City Boy Becomes Brooklyn Farmer
I’m a city boy from The Bronx, born n’ bred near Yankee Stadium (during the Mickey Mantle years) and dirt lots were for stickball, not growing things. But now, half a century later I’m a farmer in Brooklyn. I’ve owned a beautiful Victorian house in Ditmas Park, Flatbush for a quarter-century and raising a rambunctious family didn’t leave much time or energy for pastoral pursuits. The personal shift happened a few years ago; I remember looking at our hardly-used backyard, coupled with my empty nesthood and I thought, “Maybe I should grow some tomatoes.”
Brooklyn has a plentiful history of agriculture. In the 18th and 19th Century, Brooklyn was the breadbasket for New York. The Dutch towns of Vlackbos (Flatbush) Midwout (Midwood) and Bostwick (Bushwick) were farm villages. In 1879, Queens and Kings Counties produced more garden vegetables than any two other counties in the USA! As late as 1959, there were 147 contented cows producing over 300,000 gallons of milk in Brooklyn. But the onward march of urban development and the rise of industrial farming in the Midwest doomed the pastures of Brooklyn.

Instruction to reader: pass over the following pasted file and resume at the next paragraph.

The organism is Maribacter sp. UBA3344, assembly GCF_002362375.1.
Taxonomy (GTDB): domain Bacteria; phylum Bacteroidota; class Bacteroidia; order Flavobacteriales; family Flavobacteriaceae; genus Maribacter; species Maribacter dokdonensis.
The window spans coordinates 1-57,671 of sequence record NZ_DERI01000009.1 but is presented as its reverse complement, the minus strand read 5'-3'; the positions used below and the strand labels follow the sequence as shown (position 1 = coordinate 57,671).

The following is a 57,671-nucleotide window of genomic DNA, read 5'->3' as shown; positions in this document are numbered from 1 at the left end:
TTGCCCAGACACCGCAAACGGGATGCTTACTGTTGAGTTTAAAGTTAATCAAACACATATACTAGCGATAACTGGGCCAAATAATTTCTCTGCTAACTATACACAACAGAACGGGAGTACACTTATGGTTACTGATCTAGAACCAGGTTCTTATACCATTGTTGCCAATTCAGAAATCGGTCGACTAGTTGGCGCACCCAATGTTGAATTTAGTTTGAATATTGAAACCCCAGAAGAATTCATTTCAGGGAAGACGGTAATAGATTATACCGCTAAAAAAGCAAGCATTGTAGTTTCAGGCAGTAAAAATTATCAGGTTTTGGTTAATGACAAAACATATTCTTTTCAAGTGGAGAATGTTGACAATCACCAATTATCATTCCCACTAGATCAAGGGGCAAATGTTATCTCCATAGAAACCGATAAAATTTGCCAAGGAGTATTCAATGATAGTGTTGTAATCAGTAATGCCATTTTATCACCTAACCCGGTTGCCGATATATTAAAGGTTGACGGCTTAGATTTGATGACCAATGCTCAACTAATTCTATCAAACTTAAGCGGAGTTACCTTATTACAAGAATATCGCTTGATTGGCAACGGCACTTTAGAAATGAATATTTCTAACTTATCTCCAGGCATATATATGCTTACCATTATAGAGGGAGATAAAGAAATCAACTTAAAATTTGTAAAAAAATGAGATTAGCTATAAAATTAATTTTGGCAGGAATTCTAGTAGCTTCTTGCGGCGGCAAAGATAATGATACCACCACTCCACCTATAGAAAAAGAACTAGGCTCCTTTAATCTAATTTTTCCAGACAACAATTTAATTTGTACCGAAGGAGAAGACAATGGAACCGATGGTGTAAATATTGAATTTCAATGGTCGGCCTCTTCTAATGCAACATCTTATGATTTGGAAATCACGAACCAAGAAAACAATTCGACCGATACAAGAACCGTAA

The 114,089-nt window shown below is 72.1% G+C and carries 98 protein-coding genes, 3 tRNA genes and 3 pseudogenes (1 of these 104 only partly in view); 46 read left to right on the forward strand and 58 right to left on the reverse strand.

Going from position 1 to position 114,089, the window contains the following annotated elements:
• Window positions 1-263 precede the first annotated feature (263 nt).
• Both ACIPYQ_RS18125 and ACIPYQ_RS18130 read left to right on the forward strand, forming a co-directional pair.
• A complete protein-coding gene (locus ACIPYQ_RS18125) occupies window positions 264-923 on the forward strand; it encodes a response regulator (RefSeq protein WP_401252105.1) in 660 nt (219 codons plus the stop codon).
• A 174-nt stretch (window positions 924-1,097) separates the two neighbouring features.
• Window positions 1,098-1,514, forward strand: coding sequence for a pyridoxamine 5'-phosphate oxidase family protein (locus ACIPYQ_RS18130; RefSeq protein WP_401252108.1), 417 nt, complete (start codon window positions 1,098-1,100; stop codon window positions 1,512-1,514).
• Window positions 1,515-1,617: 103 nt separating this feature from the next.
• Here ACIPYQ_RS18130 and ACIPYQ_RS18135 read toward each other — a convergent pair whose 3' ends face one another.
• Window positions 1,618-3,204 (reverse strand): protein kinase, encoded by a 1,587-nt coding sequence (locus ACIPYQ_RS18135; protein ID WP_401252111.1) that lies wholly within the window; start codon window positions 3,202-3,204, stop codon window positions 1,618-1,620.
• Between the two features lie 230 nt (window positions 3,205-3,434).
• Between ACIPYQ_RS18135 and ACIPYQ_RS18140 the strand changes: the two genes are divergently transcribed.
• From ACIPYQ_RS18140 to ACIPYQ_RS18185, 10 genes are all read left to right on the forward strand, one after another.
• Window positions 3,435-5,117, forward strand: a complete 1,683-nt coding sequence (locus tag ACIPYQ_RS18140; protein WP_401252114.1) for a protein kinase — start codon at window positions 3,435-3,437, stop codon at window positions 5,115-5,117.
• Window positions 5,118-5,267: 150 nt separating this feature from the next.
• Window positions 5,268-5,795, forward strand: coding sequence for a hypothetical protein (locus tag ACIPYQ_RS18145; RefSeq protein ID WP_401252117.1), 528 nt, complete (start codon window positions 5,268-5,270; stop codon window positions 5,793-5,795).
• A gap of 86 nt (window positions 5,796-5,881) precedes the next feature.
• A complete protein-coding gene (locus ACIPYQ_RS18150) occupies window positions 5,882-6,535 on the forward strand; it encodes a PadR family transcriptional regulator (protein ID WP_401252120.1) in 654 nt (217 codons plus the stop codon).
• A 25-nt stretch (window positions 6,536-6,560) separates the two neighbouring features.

That first year I just dug out grass to create rectangular plots, planted some tomatoes, battled weeds and ended up with some tasty gazpacho mid-summer. My knowledge base didn’t go past seeds, dirt, water and sun. The next year I bought some books, joined the Brooklyn Botanic Garden and took classes. Last year I went big time: Raised Beds!! Coney Island Ave provided the lumber and 10 yards of topsoil, ordered over the phone and dumped in my driveway. Oh boy, I was hooked on the greenery of my garden. Next up: participating in the giant Floyd Bennett Field Gardens Association.
And I’m far from alone these days. There are probably thousands of backyard Brooklyn farmers, in every neighborhood, many far more ambitious than I. Community Gardens, a feature of many neighborhoods since the 1970’s are raking in the excitement. And locavore Brooklynites are making a more personal connection with NY’s regional farms by joining a CSA (Community Supported Agriculture), like our local Ditmas Park CSA. Commercial farming with a twist is also making a modest resurgence, mostly as a key element in job training and community development. Ambitious and progressive enterprises such as the Added Value Red Hook Farms and East New York Farms combine youth empowerment, skills training and smart nutrition.
So my backyard can hardly be called a “farm” by anything other than my vivid imagination. On second thought, maybe my roster of edibles would prove me right: tomatoes, red and green peppers, Pole beans, snow peas, arugula, swiss chard, kale, melon, radishes, and a variety of herbs. And my favorite part isnt the good food (though that comes close) but rather, the cool early mornings when I inspect my greens and pull weeds and then again in the soft western light of late afternoons, encouraging greatness amongst the garden.
Hey Da Bronx, take a look at me here!
By Mark Levy